Thin fog or low clouds over sea appear usually greyish blue or medium blue at mid-latitudes in the VIIRS Night Microphysics RGB images.
The Night Microphysics RGB is very sensitive to the thin mid- and high-level clouds. They typically have a distinct colour contrast both against thick clouds and cloud-free surface. However, in case of low clouds this is true only in special conditions. Such examples will be presented.
Thin fog/low clouds over sea may appear in many colour shades:• The colour shade depends on the transparency of the thin fog/cloud, and on its microphysical properties.
Below examples show these colour shade variations.
Thin fog/low clouds over bluish background (warm sea with not too dry atmosphere above) appear blue or greyish blue. In the presented cases the cloud temperature was close to the sea temperature: the sea surface brightness temperature (BT) was 15 - 19°C, while the cloud top temperature was 15 - 16°C.
The next image shows an example when the sea had more red shades (colder temperature or dry atmosphere above), and again the cloud temperature was close to the sea temperature (BT~10°C). In this case the thin fog/low clouds have more red shades, they may appear pinkish grey.
The next images show examples of the special condition mentioned in the second paragraph, when the low-level thin clouds are best seen.
If a much colder fog/low cloud is advected above warm sea then its thin part usually appears medium blue or greyish blue with a definite colour contrast both against cloud-free sea and thick parts of the cloud (blue against purple, and blue against green of pinkish grey). In the examples below the sea BT was around 17°C, while the cloud top temperature was around 3-4°C.
A similar case is seen in the next image over the Black Sea. The sea BT was around 15°C, while the cloud top temperature was around 3-4°C.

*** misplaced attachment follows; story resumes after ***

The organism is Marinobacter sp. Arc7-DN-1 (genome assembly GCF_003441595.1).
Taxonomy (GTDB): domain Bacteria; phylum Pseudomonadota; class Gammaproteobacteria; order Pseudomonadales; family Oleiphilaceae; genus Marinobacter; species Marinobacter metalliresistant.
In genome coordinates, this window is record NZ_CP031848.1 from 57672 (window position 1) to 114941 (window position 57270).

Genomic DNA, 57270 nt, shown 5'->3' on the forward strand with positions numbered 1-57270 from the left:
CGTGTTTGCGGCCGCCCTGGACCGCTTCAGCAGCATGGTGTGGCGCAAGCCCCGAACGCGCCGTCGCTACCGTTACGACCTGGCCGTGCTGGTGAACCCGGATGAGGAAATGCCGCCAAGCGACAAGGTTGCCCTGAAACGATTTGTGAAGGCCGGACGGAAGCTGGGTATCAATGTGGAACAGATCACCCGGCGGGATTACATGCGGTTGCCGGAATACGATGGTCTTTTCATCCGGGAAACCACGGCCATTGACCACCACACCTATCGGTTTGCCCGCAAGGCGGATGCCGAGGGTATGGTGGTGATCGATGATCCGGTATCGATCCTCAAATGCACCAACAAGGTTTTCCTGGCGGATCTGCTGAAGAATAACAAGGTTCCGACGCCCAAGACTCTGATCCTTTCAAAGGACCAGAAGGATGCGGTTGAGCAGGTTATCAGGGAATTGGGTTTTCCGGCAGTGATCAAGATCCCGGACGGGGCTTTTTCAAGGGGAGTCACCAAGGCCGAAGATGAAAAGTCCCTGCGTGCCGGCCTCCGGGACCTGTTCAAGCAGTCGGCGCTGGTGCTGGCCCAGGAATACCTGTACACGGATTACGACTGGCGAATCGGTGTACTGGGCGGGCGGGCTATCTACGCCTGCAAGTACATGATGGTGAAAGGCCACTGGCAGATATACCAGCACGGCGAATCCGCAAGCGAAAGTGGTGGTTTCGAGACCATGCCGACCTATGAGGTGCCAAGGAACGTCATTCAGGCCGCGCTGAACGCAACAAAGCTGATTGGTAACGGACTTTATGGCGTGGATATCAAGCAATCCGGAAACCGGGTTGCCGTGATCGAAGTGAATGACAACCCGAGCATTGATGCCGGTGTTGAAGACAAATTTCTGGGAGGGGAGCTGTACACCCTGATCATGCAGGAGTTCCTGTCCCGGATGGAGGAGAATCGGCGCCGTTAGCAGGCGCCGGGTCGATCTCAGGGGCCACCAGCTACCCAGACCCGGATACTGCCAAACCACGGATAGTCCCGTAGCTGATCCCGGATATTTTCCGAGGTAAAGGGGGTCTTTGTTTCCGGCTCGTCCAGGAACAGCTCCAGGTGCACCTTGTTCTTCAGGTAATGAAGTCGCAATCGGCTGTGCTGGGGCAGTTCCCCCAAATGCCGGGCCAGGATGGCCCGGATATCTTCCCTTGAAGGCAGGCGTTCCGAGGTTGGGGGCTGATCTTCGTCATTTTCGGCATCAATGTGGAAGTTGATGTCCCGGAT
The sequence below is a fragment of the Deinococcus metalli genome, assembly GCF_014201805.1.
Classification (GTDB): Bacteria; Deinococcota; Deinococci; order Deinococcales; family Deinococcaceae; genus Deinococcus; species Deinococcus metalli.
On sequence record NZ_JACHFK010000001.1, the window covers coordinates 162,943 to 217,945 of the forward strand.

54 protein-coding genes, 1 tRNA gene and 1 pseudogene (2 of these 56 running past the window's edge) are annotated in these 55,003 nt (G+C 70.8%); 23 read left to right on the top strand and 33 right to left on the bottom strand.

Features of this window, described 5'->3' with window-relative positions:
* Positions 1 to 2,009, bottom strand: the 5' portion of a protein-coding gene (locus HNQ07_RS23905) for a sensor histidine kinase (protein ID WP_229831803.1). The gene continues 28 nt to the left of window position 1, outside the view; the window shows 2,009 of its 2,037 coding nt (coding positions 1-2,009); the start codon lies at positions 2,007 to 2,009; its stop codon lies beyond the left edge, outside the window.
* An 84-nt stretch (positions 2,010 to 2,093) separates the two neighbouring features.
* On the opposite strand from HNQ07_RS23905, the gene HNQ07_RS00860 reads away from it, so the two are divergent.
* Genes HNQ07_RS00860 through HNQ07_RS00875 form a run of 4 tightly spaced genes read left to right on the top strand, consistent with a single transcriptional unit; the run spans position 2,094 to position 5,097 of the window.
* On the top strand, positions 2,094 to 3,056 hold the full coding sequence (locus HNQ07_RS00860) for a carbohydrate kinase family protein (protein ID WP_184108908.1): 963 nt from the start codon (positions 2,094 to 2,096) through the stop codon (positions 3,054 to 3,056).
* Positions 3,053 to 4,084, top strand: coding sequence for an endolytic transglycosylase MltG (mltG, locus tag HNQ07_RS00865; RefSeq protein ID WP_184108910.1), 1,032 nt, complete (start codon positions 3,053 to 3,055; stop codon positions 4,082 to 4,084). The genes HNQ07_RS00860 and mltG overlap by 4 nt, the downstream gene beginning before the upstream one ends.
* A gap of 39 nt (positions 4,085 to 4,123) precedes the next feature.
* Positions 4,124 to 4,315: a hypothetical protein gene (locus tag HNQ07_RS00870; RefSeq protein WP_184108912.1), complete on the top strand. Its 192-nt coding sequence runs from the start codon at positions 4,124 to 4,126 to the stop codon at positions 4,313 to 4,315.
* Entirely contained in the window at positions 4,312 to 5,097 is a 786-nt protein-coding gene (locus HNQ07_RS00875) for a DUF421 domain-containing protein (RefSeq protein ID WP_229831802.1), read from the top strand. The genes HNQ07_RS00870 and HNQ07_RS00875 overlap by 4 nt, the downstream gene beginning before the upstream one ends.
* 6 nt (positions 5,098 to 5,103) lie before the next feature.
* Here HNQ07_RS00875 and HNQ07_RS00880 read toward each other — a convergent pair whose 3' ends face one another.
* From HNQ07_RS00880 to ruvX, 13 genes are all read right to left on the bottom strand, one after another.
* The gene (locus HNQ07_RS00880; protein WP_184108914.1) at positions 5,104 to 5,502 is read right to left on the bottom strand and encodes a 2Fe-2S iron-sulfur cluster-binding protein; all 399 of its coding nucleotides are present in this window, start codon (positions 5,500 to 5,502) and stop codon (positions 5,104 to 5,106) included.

However, if the sea surface is cold then this effect is much weaker. In the example below the sea BT was between 1 and 4°C, while the cloud top BT was -6 to -8°C. In that case (high temperature difference, but cold sea) the thin part of the fog/low cloud will not have such a definite colour contrast against the sea and the thick part of the cloud.
Explanation of the colour of thin fog/low water clouds over sea at mid-latitudes in the Night Microphysics RGB (see also the recipe on the left hand side):
In case of a thin cloud the measured radiance is a mixture of the radiance coming from below and the radiance emitted by it. Additionally, the BT differences in the red and green components decrease in case the thin fog/low cloud is much colder than the warm sea below it.
• In case the thin fog/low cloud is NOT much colder than the warm sea below it, the colour of the thin cloud will be a ‘simple weighted mixture’
of the colour of the sea and the colour of the (thick) cloud. (The weights depend on the transparency of the cloud.)
--- In case of bluish sea thin fog/low cloud usually appear bluish grey.
--- In case of pinkish/purple sea the thin fog/low cloud may appear pinkish grey or grey.
• If the fog/low cloud is much colder than the warm sea below, then the (IR12.0 - IR10.8) brightness temperature difference decreases and the red component will be less than medium strong. The (IR10.8 - 3.7) brightness temperature difference also decreases. In that case the thin cloud became greyish blue or medium blue with a distinct colour contrast both against thick clouds and cloud-free surface.